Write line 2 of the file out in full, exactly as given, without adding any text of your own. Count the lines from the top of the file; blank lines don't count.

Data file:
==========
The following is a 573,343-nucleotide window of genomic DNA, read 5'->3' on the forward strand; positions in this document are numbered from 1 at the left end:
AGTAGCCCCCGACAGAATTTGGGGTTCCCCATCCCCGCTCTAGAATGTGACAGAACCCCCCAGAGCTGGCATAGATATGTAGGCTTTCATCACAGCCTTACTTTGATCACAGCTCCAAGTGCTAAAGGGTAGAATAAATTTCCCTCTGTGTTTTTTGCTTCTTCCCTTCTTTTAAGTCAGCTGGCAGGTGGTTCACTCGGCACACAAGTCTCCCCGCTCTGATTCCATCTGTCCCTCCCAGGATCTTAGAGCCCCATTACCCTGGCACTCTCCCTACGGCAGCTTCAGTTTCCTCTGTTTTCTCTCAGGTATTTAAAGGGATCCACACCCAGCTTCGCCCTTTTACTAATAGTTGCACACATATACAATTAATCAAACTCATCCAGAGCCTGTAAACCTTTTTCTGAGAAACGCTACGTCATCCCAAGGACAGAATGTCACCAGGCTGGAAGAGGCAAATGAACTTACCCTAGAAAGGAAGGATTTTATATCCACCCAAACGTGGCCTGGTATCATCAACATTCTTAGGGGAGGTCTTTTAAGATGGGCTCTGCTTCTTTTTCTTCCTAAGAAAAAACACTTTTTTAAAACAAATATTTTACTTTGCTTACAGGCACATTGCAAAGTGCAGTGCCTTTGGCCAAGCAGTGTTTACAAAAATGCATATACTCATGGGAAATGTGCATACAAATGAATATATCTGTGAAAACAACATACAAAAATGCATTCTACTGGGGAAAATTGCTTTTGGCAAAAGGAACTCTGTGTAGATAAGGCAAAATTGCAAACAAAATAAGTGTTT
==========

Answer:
AGTAGCCCCCGACAGAATTTGGGGTTCCCCATCCCCGCTCTAGAATGTGACAGAACCCCCCAGAGCTGGCATAGATATGTAGGCTTTCATCACAGCCTTACTTTGATCACAGCTCCAAGTGCTAAAGGGTAGAATAAATTTCCCTCTGTGTTTTTTGCTTCTTCCCTTCTTTTAAGTCAGCTGGCAGGTGGTTCACTCGGCACACAAGTCTCCCCGCTCTGATTCCATCTGTCCCTCCCAGGATCTTAGAGCCCCATTACCCTGGCACTCTCCCTACGGCAGCTTCAGTTTCCTCTGTTTTCTCTCAGGTATTTAAAGGGATCCACACCCAGCTTCGCCCTTTTACTAATAGTTGCACACATATACAATTAATCAAACTCATCCAGAGCCTGTAAACCTTTTTCTGAGAAACGCTACGTCATCCCAAGGACAGAATGTCACCAGGCTGGAAGAGGCAAATGAACTTACCCTAGAAAGGAAGGATTTTATATCCACCCAAACGTGGCCTGGTATCATCAACATTCTTAGGGGAGGTCTTTTAAGATGGGCTCTGCTTCTTTTTCTTCCTAAGAAAAAACACTTTTTTAAAACAAATATTTTACTTTGCTTACAGGCACATTGCAAAGTGCAGTGCCTTTGGCCAAGCAGTGTTTACAAAAATGCATATACTCATGGGAAATGTGCATACAAATGAATATATCTGTGAAAACAACATACAAAAATGCATTCTACTGGGGAAAATTGCTTTTGGCAAAAGGAACTCTGTGTAGATAAGGCAAAATTGCAAACAAAATAAGTGTTT